Seeds of Compassion: New Vegan Interview Series

Several months ago, I was fortunate enough to interview three “new” vegans – three young adults who all went vegan at some point during 2013. Jessica, Ashley, and Chris (L to R) are all friends of mine through different ways – two are into metal, and I met through my band, and Jessica worked at a vegan-friendly cafe I frequent. I wanted to get their perspective about veganism as new vegans, to inspire, motivate, and put in perspective the ideals and beliefs that I and other long-time vegans hold so dear. Their thoughts are compelling, and I’m grateful for the time they took to answer each question thoughtfully.

TNTSU: All three of you have gone vegan in the last year, I believe, for a variety of reasons. I’d like to start by having each of you state how long you’ve been vegan, and a brief summary why (i.e. animal rights, health, environmental, or something else):

Chris: I have been vegan since around the beginning of June, 2013. Before that I’d been vegetarian since March, which is really where the whole transition began for me. I started taking an interest in an alternative diet since October of 2012 where I was dabbling with cutting meat out of my diet for weeks at a time and was feeling a lot better physically when I did. Around January, 2013 was when I really started thinking about doing it seriously. I saw a documentary called Vegucated that taught many sides of veganism I never knew about before. That when I started to care about animal rights and realized I didn’t feel right about what I was contributing to.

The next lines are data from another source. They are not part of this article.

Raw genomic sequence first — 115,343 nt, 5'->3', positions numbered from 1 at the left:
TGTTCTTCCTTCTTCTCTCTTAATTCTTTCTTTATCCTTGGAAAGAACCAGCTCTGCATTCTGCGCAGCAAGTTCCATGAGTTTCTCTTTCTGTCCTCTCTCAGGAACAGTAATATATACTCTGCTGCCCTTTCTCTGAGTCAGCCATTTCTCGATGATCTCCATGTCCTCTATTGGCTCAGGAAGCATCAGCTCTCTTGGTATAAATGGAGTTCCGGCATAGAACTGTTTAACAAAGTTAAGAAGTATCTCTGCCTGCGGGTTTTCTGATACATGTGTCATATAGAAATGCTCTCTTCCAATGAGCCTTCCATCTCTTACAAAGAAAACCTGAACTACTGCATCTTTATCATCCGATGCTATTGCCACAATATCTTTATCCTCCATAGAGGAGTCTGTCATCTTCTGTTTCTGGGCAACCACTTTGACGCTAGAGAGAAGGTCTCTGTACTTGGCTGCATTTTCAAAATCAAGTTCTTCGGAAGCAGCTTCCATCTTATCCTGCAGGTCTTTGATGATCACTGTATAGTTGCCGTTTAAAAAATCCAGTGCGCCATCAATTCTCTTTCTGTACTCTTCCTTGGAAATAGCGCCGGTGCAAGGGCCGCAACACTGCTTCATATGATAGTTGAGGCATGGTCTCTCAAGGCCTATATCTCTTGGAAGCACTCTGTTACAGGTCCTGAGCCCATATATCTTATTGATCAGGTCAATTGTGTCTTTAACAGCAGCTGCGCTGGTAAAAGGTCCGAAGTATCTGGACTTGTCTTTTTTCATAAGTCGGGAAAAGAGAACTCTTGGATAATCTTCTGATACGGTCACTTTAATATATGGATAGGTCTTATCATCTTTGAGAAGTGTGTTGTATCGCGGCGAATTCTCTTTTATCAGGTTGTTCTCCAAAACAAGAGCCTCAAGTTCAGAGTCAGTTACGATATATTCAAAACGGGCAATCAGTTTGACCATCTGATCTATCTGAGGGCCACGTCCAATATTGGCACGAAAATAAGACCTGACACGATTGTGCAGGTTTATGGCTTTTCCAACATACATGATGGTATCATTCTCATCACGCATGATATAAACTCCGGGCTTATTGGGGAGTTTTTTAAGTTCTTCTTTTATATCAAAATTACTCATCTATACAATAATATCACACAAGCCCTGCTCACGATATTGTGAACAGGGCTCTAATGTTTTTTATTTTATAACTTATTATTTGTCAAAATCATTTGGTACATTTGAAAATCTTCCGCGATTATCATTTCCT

Ashley: I’ve been vegan since July 4th, 2013; figured it was a great American time to start. I used to be paleo for a very long time. I played basketball for my university and was on a strict 3,500 calorie diet. I used to chow down on large pizzas, pounds of chicken tenders, triple cheeseburgers, whatever was high in calories that i could get in by the end of the night. When basketball ended and I graduated, I moved down my calorie count and ate mostly chicken and vegetables. I wasn’t entirely happy with it, as my body wasn’t exactly adapting to the changes of intensity of workouts and leaning out.

Fast forward about 9 months, and I took a free class from Coursera titled U.S Food Systems. It was taught by [a] Johns Hopkins [professor] and the Center for a Livable Future. During this class, I learned about the destruction of the environment due to cattle and dairy farming, the changing fertility and soil degradation of the land in the United States, the malnourished of the world and how much it would change if we altered our eating habits […] Chemical fertilizer runoff, the poisoning of marine life and dead-zones, federal subsidies and the connection between health and the increase in meat consumption, etc. The class kept a distance from the morality of eating animals until the last module, which was about 15 minutes long, but I felt that was a wise move from the professor. Those statistics and information were plenty to convince me (without sounding too preachy) about switching my diet around.